Recognising the horrific nature of the trial and the harrowing evidence put in front of the court, Judge Paget excused the twelve jury members from ever having to sit on a case again should they wish not to.

“It’s been a most remarkable case and a times a most harrowing case,” he said.

Sentencing of the pair was adjourned until Monday.

Start your day with The Independent, sign up for daily news emails
Life and Style
Steve Shaw shows Kate how to get wet behind the ears and how to align her neck
healthSteven Shaw - the 'Buddha of Breaststroke' - applies Alexander Technique to the watery sport
Arts and Entertainment
The sight of a bucking bronco in the shape of a pink penis was too much for Hollywood actor and gay rights supporter Martin Sheen, prompting him to boycott a scene in the TV series Grace and Frankie
tv
Arts and Entertainment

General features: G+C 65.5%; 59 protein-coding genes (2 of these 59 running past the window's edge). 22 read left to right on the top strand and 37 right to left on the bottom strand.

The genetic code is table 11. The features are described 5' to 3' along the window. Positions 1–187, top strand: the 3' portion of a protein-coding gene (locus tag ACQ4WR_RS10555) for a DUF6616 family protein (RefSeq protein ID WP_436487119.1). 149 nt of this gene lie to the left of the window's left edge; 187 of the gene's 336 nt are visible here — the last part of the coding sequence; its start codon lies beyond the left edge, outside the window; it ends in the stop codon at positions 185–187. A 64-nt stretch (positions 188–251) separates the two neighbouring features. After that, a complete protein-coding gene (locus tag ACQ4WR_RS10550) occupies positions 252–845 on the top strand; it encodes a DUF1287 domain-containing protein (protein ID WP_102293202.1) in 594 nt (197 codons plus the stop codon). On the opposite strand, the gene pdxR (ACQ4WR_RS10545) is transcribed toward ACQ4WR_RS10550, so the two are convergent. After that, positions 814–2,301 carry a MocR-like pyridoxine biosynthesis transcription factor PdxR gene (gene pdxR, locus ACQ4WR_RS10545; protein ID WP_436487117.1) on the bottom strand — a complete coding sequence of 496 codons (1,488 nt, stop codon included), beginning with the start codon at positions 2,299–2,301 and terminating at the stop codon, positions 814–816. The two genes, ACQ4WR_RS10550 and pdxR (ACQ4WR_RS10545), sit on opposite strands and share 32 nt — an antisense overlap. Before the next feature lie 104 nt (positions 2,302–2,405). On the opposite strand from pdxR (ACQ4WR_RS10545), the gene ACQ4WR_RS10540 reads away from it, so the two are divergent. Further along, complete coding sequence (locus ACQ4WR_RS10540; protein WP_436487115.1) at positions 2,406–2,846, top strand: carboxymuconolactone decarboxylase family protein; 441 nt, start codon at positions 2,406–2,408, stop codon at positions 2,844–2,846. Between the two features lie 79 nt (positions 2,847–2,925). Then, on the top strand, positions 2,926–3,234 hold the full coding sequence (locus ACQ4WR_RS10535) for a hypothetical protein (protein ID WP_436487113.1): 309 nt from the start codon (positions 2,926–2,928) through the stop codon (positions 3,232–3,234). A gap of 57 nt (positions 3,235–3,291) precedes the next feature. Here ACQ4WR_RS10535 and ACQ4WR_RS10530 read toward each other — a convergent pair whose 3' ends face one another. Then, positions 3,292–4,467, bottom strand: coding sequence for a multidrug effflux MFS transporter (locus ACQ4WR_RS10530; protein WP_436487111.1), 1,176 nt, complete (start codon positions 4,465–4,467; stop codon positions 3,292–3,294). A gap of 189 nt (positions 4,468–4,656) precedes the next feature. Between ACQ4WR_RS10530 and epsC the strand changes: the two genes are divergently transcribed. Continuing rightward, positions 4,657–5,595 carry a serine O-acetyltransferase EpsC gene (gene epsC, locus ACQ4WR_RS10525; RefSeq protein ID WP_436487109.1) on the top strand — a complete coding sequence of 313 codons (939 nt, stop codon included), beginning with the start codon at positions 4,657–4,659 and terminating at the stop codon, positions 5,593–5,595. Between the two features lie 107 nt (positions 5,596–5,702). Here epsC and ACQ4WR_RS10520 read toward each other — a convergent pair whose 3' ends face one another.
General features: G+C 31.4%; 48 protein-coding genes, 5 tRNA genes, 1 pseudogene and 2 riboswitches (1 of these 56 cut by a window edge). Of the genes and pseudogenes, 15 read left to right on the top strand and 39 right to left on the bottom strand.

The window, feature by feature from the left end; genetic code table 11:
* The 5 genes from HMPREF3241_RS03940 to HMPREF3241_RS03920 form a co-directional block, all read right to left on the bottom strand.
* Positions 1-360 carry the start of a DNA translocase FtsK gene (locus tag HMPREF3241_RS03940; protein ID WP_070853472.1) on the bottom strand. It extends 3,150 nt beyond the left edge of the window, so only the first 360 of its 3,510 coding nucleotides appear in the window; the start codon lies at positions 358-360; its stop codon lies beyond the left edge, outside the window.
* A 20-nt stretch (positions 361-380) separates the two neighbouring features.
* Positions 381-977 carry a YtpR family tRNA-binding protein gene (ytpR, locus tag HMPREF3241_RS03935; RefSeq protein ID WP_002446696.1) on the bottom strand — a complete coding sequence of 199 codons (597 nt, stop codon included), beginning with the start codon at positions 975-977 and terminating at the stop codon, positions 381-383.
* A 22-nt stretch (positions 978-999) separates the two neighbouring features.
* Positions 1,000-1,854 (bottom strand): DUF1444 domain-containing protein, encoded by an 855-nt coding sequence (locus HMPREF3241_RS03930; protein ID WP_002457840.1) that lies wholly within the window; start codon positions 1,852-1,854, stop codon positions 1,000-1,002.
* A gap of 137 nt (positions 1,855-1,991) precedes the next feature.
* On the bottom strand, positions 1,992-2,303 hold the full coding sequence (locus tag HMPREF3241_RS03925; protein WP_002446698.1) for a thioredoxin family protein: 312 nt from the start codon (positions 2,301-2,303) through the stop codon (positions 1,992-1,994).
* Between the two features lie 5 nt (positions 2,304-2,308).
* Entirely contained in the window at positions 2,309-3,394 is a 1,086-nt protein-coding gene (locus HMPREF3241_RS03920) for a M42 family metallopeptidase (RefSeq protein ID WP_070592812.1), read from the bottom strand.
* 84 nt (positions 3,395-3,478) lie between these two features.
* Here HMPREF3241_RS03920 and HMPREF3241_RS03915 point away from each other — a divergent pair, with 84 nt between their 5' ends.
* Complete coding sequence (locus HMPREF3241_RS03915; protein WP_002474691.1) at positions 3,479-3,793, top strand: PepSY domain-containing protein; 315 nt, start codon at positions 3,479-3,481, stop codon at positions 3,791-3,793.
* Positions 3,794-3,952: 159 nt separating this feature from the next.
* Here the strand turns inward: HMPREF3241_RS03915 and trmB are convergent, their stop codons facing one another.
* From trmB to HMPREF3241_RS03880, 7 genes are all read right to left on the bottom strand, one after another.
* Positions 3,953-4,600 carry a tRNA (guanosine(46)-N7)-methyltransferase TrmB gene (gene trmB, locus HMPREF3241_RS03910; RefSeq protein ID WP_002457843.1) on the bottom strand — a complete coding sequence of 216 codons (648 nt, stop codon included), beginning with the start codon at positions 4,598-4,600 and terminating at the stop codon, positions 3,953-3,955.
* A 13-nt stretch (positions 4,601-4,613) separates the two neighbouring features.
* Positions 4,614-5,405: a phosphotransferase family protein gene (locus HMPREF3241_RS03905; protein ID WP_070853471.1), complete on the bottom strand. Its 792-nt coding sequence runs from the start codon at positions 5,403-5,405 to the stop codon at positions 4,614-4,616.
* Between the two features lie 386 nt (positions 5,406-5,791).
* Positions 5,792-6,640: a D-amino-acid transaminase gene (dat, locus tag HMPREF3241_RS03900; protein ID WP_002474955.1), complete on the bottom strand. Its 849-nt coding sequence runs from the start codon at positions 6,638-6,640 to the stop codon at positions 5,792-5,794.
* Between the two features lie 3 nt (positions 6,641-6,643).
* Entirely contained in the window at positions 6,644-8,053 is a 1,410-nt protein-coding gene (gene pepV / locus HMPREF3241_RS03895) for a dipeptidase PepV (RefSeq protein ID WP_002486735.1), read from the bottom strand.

Lena Headey as Cersei Lannister
TVSPOILER ALERT: It's all coming together as series returns to form
Sport
footballShirt then goes on sale on Gumtree
News
ebookA unique anthology of reporting and analysis of a crucial period of history
Voices
Terry Sue-Patt as Benny in the BBC children’s soap ‘Grange Hill’
voicesGrace Dent on Grange Hill and Terry Sue-Patt
Arts and Entertainment
Performers drink tea at the Glastonbury festival in 2010
music
Arts and Entertainment
Twin Peaks stars Joan Chen, Michael Ontkean, Kyle Maclachlan and Piper Laurie
tvName confirmed for third series
Sport
Cameron Jerome
footballCanaries beat Boro to gain promotion to the Premier League
Arts and Entertainment
art
Latest stories from i100
Have you tried new the Independent Digital Edition apps?

Day In a Page

Abuse - and the hell that came afterwards